Tuesday, January 10, 2006

The right wing of the left in Bologna---and SF

During the Dec. 8 left-liberal bull session at the last HANC (Haight Ashbury Neighborhood Council) meeting, Calvin Welch cited Bologna, Italy, as an example San Francisco should follow. Leftist mythology holds that city in high esteem, because it is allegedly ruled by Communists, or at least Marxists. According to a squib in The Week ("Finally, a Leftist Who's Tough on Crime," Jan. 13, 2006), this is an oversimplification of the politics of Bologna:

Bologna is no longer the poster child for leftist government, said Roman Arens in Frankfurt, Germany's Frankfurter Rundschau. Its mayor may still be a socialist---no other party stands a chance in the left-wing university town---but he's tougher on crime and illegal immigration than any neofascist from Forza Italia. Sergio Cofferati, long nicknamed "the Chinaman" because of his narrow eyes, has recently acquired another moniker: the "red sheriff." His law-and-order tactics ape the "zero tolerance" model of Rudy Giuliani's New York. First, the squeegee guys were banned. Then Gypsy camps were dismantled. And now, Cofferati is sending in the cops to boot deadbeat youths out of the graffiti-covered buildings they've been squatting in. His measures are hugely popular with local citizens, even if the other main political parties in town, the Greens and the Communists, are not on board. This willingness to buck politics and enforce the law is rapidly making him into "an Italian icon"---and someone to keep an eye on.

This is what we need in San Francisco: someone who's on the left on economic issues and on the right on law-and-order and quality-of-life issues, like homelessness, the pot clubs, graffiti (the Singapore Solution), guns, Critical Mass, and dealing drugs on the street. Someone, in short, who represents the right-wing of the left, but he/she will be a Democrat, not a Republican like Guliani. I thought Newsom might be that person, but early indications are that he wants to be liked too much to fill the role properly.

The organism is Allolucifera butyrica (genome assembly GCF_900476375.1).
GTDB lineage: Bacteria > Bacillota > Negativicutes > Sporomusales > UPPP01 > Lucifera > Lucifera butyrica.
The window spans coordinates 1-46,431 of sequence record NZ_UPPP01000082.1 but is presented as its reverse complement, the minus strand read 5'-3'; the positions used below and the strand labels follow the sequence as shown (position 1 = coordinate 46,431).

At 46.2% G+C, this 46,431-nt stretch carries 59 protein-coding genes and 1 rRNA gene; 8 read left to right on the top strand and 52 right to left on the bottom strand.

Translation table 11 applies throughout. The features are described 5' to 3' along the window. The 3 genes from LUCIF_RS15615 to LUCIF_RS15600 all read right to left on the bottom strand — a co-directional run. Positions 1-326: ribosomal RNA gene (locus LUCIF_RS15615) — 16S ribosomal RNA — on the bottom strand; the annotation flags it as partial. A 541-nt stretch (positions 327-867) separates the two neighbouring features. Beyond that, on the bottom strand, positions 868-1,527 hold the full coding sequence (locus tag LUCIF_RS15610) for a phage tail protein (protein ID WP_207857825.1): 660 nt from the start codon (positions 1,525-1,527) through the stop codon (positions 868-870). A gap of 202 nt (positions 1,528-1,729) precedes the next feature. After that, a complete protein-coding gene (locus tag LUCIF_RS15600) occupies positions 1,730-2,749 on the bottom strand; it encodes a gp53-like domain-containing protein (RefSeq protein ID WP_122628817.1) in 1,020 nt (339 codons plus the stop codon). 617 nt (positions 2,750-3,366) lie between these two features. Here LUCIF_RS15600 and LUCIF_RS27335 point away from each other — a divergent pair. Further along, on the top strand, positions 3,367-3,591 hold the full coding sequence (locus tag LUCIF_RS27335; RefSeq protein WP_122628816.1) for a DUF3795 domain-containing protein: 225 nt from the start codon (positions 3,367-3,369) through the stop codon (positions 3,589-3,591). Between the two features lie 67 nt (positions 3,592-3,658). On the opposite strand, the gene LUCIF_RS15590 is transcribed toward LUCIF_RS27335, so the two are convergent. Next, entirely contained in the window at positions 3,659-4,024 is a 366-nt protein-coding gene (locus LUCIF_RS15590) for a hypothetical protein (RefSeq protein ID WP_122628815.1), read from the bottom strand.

San Francisco is still Waiting for Lefty/Righty.

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Graffiti/tagging: The Singapore Solution

Writing in today's NY Times, Clyde Haberman deplores the recent rash of graffiti on the windows of New York's subway cars ("A Stain on Subways and on the City," NY Times, Jan. 10, 2006):

...Lots of subway cars are being scarred by this new barbarism, which some with sensibilities more refined than ours would have us believe qualifies as an urban art form...The new outrages, confined for now to windows, are done in what looks like white paint. It isn't. It is the kind of etching acid used by artists who work with glass. In the hands of the new Visigoths, the acid is liberally sprayed or brushed onto train windows so that it eats into the glass, impossible to erase.

A transit spokesman tells Haberman that the system can no longer pull the vandalized trains from service until they can be cleaned---the tactic used by the city during earlier epidemics of vandalism---since "This stuff doesn't come off." The transit system now has to leave the trains in service until the window gets so bad you can't see through it; it's then replaced at a cost of $130 per window.

Haberman regrets that there are no immediate solutions to this kind of vandalism, and so do we. But he suggests an idea we floated last year, The Singapore Solution:

A part of us kind of hoped for a Singapore-style response. Singapore has mandatory caning for vandals. Sure, there may be a temporarily sore buttock or two. But graffiti is not a problem there.

Here in Progressive Land, the SF Bay Guardian's political editor, Tim Redmond, is on record as liking graffiti/tagging. And former District 5 Supervisor Matt Gonzalez famously allowed a tagger to deface his office walls in the name of "art." With progressives doing this kind of enabling, it's not surprising that the city spends millions every year dealing with this form of vandalism.